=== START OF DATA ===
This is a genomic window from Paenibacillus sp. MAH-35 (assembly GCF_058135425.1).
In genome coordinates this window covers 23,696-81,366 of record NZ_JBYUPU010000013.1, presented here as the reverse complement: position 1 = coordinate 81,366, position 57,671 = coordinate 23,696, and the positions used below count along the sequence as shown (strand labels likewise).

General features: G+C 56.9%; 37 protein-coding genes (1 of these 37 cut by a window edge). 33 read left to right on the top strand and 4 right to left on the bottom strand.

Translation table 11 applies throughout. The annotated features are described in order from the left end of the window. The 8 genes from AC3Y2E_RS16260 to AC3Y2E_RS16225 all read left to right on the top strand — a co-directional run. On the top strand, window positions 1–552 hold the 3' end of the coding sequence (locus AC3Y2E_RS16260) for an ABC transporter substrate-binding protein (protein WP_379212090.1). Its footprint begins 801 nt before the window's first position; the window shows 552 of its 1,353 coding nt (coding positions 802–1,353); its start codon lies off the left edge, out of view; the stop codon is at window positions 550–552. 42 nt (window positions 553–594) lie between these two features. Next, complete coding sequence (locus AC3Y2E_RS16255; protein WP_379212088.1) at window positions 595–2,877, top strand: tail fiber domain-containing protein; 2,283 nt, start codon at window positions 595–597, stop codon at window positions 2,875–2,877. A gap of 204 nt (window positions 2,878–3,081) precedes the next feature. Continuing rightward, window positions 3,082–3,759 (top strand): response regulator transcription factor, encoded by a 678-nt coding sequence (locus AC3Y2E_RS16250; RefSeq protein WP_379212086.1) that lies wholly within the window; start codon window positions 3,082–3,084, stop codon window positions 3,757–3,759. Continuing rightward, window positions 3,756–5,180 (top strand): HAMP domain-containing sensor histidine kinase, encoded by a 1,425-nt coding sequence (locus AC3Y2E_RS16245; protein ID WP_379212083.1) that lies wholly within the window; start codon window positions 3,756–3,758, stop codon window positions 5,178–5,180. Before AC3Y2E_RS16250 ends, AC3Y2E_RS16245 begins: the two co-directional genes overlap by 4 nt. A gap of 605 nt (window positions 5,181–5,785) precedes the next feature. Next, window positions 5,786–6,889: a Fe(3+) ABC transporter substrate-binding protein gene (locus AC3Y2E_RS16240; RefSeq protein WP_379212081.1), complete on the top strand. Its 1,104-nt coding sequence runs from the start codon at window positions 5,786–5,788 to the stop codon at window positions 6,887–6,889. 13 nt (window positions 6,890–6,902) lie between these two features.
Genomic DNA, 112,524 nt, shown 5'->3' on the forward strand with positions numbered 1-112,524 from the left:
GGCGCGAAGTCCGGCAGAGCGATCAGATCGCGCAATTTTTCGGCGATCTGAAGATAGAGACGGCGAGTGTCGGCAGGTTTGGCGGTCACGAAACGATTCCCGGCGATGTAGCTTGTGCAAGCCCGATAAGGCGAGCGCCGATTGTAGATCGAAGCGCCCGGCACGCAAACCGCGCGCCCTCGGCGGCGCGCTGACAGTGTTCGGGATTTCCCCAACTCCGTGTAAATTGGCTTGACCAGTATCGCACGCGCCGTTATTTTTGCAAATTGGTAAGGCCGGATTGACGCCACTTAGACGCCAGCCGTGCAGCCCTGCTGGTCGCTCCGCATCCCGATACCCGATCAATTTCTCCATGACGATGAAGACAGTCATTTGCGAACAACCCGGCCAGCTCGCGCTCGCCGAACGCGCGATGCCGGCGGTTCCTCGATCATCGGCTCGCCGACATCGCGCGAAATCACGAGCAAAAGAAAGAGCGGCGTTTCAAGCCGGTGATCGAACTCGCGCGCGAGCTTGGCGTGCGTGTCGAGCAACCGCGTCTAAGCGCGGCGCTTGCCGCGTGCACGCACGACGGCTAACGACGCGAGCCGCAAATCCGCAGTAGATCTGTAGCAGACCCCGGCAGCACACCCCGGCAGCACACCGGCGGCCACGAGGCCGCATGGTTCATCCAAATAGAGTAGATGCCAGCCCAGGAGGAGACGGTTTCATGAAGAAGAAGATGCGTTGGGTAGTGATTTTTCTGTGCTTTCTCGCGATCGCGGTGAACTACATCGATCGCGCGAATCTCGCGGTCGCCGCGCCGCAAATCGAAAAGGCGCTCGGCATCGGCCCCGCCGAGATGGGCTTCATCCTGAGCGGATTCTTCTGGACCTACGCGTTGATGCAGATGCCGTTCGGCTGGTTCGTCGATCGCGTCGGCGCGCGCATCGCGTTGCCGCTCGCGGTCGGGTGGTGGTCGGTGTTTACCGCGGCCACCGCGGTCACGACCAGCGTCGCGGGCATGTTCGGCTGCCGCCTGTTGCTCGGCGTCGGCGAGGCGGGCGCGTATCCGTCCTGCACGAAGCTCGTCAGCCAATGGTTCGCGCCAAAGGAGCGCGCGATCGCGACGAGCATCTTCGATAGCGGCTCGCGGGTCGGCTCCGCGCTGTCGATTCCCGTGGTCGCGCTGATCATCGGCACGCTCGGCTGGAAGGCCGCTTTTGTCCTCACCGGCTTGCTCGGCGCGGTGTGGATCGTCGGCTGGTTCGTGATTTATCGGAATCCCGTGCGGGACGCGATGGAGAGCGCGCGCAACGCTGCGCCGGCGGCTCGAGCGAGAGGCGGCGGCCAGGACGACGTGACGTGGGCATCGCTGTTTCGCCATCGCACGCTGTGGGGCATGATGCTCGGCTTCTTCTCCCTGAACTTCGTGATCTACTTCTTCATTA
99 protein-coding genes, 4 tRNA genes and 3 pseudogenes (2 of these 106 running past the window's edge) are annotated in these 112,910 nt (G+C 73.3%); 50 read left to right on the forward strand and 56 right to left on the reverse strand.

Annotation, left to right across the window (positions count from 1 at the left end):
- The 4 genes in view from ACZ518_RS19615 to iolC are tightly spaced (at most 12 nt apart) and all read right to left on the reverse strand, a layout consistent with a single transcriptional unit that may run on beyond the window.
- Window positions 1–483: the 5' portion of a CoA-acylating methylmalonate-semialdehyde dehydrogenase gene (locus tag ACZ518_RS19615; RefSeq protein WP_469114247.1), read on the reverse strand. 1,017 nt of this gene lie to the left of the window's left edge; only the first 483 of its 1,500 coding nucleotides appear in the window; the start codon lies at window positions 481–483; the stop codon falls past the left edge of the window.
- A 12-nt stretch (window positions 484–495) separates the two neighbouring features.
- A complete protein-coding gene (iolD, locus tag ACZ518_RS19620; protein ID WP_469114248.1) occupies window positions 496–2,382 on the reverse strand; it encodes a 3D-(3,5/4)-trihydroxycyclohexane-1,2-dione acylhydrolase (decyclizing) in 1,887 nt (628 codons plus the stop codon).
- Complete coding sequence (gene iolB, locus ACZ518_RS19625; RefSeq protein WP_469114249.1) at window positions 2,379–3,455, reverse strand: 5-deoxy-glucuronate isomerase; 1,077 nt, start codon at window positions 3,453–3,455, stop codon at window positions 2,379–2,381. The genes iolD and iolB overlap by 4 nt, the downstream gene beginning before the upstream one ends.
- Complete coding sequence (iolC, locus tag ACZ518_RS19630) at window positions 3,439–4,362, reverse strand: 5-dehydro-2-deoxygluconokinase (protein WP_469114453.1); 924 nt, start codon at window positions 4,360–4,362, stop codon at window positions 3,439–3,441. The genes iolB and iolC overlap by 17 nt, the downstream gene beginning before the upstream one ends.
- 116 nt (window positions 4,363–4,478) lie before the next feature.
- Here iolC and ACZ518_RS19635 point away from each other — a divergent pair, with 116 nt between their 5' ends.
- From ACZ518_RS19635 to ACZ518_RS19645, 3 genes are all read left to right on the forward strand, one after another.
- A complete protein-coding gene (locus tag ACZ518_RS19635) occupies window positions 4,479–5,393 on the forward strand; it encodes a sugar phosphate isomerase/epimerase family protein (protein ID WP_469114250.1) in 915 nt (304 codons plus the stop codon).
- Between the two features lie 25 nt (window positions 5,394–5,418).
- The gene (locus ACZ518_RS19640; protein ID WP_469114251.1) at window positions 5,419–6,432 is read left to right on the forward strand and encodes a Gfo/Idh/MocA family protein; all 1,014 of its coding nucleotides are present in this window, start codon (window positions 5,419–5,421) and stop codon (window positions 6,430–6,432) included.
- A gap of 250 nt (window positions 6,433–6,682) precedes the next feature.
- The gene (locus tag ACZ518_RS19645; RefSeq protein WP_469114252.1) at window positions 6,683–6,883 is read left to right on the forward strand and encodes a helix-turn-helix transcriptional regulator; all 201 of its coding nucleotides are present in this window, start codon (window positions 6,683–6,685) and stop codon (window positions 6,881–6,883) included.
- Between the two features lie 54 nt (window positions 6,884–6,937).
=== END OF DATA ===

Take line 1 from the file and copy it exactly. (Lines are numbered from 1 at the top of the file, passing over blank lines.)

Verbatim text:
This is a genomic window from Paenibacillus sp. MAH-35 (assembly GCF_058135425.1).